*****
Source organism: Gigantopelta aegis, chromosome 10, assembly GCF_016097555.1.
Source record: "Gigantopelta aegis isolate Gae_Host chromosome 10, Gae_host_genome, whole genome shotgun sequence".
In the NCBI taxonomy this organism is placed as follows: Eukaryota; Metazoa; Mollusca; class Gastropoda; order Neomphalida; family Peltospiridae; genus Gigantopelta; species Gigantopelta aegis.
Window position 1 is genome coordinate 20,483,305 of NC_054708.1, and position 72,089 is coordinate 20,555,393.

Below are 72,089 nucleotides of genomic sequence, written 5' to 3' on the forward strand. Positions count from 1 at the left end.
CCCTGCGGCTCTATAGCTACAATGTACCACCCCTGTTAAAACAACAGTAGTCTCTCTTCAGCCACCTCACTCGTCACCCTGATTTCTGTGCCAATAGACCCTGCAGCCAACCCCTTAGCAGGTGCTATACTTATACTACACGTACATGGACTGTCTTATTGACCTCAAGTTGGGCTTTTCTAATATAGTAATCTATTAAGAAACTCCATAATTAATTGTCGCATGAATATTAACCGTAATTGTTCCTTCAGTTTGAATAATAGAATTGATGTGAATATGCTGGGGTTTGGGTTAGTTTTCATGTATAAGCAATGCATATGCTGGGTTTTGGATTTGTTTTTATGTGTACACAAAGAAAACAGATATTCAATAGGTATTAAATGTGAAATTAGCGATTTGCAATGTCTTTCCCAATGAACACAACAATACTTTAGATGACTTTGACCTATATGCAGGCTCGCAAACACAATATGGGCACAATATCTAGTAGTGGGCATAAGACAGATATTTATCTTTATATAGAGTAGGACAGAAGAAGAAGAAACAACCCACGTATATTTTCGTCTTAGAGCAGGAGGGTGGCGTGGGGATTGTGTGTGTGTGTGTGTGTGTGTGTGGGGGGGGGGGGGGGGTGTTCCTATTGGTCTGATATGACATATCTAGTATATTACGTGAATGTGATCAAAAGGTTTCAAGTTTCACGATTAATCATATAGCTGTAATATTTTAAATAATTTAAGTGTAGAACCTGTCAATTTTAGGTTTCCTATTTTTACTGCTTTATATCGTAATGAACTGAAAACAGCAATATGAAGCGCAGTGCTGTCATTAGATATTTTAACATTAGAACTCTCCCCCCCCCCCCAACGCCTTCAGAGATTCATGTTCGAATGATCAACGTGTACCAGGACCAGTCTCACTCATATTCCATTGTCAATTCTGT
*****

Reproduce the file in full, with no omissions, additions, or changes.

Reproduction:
Source organism: Gigantopelta aegis, chromosome 10, assembly GCF_016097555.1.
Source record: "Gigantopelta aegis isolate Gae_Host chromosome 10, Gae_host_genome, whole genome shotgun sequence".
In the NCBI taxonomy this organism is placed as follows: Eukaryota; Metazoa; Mollusca; class Gastropoda; order Neomphalida; family Peltospiridae; genus Gigantopelta; species Gigantopelta aegis.
Window position 1 is genome coordinate 20,483,305 of NC_054708.1, and position 72,089 is coordinate 20,555,393.

Below are 72,089 nucleotides of genomic sequence, written 5' to 3' on the forward strand. Positions count from 1 at the left end.
CCCTGCGGCTCTATAGCTACAATGTACCACCCCTGTTAAAACAACAGTAGTCTCTCTTCAGCCACCTCACTCGTCACCCTGATTTCTGTGCCAATAGACCCTGCAGCCAACCCCTTAGCAGGTGCTATACTTATACTACACGTACATGGACTGTCTTATTGACCTCAAGTTGGGCTTTTCTAATATAGTAATCTATTAAGAAACTCCATAATTAATTGTCGCATGAATATTAACCGTAATTGTTCCTTCAGTTTGAATAATAGAATTGATGTGAATATGCTGGGGTTTGGGTTAGTTTTCATGTATAAGCAATGCATATGCTGGGTTTTGGATTTGTTTTTATGTGTACACAAAGAAAACAGATATTCAATAGGTATTAAATGTGAAATTAGCGATTTGCAATGTCTTTCCCAATGAACACAACAATACTTTAGATGACTTTGACCTATATGCAGGCTCGCAAACACAATATGGGCACAATATCTAGTAGTGGGCATAAGACAGATATTTATCTTTATATAGAGTAGGACAGAAGAAGAAGAAACAACCCACGTATATTTTCGTCTTAGAGCAGGAGGGTGGCGTGGGGATTGTGTGTGTGTGTGTGTGTGTGTGTGGGGGGGGGGGGGGGGTGTTCCTATTGGTCTGATATGACATATCTAGTATATTACGTGAATGTGATCAAAAGGTTTCAAGTTTCACGATTAATCATATAGCTGTAATATTTTAAATAATTTAAGTGTAGAACCTGTCAATTTTAGGTTTCCTATTTTTACTGCTTTATATCGTAATGAACTGAAAACAGCAATATGAAGCGCAGTGCTGTCATTAGATATTTTAACATTAGAACTCTCCCCCCCCCCCCAACGCCTTCAGAGATTCATGTTCGAATGATCAACGTGTACCAGGACCAGTCTCACTCATATTCCATTGTCAATTCTGT